By Manish Munjal
INDIA’S celebrated unity in diversity has been under much attack after the riots in Uttar Pradesh earlier this year. A recent ruling by a Malaysian court gives me hope that the underlying principles of equality and secularism in India are stronger than we imagine.
A Malaysian court recently ruled that non-Muslims cannot use the word Allah while referring to God, even in their own faiths. The court maintained that the term Allah must be exclusive to Islam or it could cause public disorder.
A look at our film industry, which unites the length and breadth of India, is enough to dismiss any such fears of "public disorder" caused by usage of the term ‘Allah’. For decades and more, Bollywood songs have celebrated the divine as Ishwar, Allah and other such names.
We all have heard the popular Bhajan from Hum Dono, "Allah Tero Naam, Ishwar Tero Naam, Sabko Sanmati De Bhagwan". The song was written by one of the greatest lyricists that the subcontinent has known – Sahir Ludhianvi. The music was by Jaidev. Lata Mangeshkar sang the song. Nanda was the actress on whom the song was filmed.
Another celebrated Bhajan by Sahir was "Ishwar Allah Tero Naam, Sabko Sanmati De Bhagwan". The movie was Naya Raasta, which released in 1970.
The use of the word ‘Allah’ for divine continues unbroken in our popular culture. Kailash Kher became an overnight sensation after he sang "Allah Ke Bande" in the film "Waisa Bhi Hota Hai", a 2003 release. In the film "Teri Meri Kahaani," which released in 2012, Prasoon Joshi wrote the lyric "Allah Jaane". The song was filmed on Shahid Kapoor and Priyanka Chopra.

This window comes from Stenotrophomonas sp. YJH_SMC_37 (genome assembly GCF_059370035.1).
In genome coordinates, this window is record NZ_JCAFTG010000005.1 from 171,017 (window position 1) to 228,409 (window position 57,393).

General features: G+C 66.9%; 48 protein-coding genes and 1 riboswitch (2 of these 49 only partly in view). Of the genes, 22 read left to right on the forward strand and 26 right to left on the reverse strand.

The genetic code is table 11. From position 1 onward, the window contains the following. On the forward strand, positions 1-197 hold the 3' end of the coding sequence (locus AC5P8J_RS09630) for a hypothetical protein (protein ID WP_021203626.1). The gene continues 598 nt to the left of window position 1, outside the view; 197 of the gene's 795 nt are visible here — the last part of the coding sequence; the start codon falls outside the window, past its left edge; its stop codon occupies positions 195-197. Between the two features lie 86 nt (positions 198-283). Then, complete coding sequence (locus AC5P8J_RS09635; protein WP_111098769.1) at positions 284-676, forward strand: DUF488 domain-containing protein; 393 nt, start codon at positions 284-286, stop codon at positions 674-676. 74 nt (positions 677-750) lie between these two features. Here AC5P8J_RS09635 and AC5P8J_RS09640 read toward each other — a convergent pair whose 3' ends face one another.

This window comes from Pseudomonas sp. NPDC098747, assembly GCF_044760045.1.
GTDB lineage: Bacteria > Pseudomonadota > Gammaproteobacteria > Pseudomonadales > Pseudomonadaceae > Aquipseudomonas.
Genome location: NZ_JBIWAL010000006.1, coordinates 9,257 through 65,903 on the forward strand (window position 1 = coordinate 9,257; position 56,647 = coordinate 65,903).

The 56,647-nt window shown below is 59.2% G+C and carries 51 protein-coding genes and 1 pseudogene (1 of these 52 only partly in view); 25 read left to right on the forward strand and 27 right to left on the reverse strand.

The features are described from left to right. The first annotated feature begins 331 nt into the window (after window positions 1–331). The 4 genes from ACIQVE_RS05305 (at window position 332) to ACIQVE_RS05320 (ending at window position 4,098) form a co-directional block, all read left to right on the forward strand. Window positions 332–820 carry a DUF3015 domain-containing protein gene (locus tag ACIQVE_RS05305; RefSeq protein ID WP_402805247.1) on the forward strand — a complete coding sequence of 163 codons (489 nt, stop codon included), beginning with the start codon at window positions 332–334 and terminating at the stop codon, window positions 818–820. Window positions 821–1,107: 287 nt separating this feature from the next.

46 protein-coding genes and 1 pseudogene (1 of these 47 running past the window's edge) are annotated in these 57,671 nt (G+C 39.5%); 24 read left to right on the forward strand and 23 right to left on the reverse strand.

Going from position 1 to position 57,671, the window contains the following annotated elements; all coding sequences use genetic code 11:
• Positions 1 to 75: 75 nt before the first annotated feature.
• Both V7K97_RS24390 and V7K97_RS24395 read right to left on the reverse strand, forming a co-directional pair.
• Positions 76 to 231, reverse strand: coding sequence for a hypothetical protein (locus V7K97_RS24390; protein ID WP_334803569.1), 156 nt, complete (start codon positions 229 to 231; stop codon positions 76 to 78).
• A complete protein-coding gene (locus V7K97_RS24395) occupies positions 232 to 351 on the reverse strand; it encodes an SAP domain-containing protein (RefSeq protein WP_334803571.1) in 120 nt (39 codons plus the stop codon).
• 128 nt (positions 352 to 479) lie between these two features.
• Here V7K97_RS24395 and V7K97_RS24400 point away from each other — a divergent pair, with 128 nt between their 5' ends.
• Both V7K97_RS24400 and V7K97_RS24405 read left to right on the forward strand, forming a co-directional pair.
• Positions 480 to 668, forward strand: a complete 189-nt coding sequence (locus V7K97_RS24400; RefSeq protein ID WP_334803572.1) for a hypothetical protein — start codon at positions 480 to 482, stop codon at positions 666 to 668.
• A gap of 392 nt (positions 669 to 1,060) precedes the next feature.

Harshdeep Kaur, the young Sufi sensation, has been loved for her version of "Allah hu Allah". In January this year, Saif, Deepika, John Abraham, Anil Kapoor and others danced to the pop hit, "Allah Duhai Hai/Phir Bewafai Hai/Mushkil Rihai Hai/Haan Tere Pyaar Mein," in the suspense thriller Race 2. The movie was released in January this year.
Vidya Balan and Imran Hashmi paired up for Ghanchakkar in June 2013. One of the songs in the movie – "Allah Meharbaan," made waves.
Playing across at most parties in north India is the popular track – "Aukhay Painday Lambiyan Ne Rahwan Ishq Diyan, Allah Hu Allah". All this goes on to prove that the divine may be referred to by any name in India – Ishwar, Allah or god. All are accepted. All are good and all celebrated.